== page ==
Belfast Telegraph

Furore over Orange Order comparison to Ku Klux Klan by Sinn Fein candidate

By Claire Williamson

A Sinn Fein election candidate has sparked fury after he compared Orangemen to the Ku Klux Klan, asking people to "spot the difference".

Dermot Kennedy, who is standing in the Strangford constituency, caused an uproar on Twitter when he posted a picture of an Orange Order parade below a photo of the US supremacist group the KKK.

He invited his 5,000-plus followers to "spot the difference", asking for "answers on a tweet please".

The post quickly generated a furious online response, some of which the Sinn Fein candidate re-tweeted on his account.

There were calls for Sinn Fein to take action and discipline the veteran member.

DUP MLA Nelson McCausland branded it "thoroughly sectarian and offensive".

He said: "Dermot Kennedy has been a member of Sinn Fein for almost 40 years and is an experienced politician as well as a businessman.

"When he contested the same seat at the 2003 Assembly election he said that he was 'keen to reach out and to work alongside unionists and fellow nationalists within Strangford to build relationships across the community'. That was what he said in public but we now know what he really thinks about us.

"On this occasion his mask has slipped and we see the sectarianism and bigotry that permeate his party."

Mr McCausland added: "Dermot Kennedy is not the first prominent member of Sinn Fein to make such a remark. In October 2000 Sinn Fein MLA Dr Dara O'Hagan compared the Orange Order to the KKK on the floor of the Assembly.

"This is a particularly nasty element of the Sinn Fein narrative but it surfaces from time to time and is part of the Sinn Fein strategy of demonising Orangemen.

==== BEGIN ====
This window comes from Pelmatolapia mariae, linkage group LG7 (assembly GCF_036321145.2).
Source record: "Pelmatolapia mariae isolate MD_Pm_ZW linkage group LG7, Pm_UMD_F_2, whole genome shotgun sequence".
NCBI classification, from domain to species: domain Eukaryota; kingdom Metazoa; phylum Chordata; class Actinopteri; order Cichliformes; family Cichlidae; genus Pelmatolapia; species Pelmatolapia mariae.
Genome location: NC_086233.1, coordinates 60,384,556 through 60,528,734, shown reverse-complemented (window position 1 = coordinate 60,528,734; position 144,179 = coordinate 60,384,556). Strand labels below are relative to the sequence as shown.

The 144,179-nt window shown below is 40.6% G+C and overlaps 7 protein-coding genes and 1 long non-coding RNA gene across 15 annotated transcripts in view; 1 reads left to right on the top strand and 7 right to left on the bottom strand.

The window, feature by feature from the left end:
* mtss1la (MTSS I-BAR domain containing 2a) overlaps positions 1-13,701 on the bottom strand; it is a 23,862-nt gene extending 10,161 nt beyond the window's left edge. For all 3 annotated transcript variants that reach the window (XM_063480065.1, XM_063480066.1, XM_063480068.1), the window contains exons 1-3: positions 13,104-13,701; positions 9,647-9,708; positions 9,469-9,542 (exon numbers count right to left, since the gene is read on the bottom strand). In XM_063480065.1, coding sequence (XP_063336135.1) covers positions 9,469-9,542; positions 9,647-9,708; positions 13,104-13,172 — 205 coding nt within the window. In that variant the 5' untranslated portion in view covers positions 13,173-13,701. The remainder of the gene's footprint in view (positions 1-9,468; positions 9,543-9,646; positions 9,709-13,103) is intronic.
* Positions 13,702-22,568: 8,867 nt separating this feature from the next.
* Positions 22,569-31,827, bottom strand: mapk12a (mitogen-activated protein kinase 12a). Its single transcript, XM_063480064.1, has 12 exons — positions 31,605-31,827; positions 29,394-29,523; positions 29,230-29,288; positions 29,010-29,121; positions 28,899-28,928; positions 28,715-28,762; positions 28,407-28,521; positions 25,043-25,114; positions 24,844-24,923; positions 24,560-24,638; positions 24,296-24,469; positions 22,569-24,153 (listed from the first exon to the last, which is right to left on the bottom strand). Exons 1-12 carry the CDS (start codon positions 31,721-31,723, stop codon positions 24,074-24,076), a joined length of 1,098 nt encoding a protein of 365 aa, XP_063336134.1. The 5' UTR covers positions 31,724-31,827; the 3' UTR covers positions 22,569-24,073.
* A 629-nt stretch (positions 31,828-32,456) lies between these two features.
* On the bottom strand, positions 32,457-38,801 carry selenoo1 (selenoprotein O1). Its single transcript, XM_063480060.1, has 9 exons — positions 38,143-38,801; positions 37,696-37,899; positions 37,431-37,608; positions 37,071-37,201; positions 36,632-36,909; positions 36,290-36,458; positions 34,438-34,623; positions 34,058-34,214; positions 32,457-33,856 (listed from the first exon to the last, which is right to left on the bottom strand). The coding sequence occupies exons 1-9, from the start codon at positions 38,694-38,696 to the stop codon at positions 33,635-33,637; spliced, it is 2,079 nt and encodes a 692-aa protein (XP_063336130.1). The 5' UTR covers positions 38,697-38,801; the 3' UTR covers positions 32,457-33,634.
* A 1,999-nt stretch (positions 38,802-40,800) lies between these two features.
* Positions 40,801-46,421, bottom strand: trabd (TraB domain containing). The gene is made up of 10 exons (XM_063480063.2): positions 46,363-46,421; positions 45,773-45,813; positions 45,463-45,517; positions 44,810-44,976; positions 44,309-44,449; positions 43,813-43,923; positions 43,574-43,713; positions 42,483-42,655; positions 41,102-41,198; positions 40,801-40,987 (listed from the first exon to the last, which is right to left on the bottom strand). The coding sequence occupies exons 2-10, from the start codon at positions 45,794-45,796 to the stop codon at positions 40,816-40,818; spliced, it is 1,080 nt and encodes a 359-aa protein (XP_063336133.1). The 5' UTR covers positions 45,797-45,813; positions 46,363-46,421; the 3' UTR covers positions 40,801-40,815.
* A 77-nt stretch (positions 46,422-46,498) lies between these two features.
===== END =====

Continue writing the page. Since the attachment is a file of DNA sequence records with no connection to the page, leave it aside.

"So now it's over to the leadership of Sinn Fein. What do they make of Dermot Kennedy's tweet and what are they going to do about it?"

Responding to the complaints, Mr Kennedy removed the tweet and branded it "unhelpful in building good relationships".

He said: "I have removed the tweet and accept it is unhelpful in building good relationships.

"The Orange Order could greatly assist in dispelling what it sees as misperceptions of its structures and ideals by engaging with nationalist/republican representatives and communities on the basis of equality and mutual respect."

On his Twitter page, Mr Kennedy describes the forthcoming Assembly elections as the "NorthIrish assembly election".

Mr Kennedy's post is embarrassing for Deputy First Minister Martin McGuinness, who has made strenuous efforts to build bridges with the Orange Order in recent times. At the beginning of the year he said he would consider attending the Twelfth of July celebrations - if an invite was extended by the Orange Order.

Belfast Telegraph


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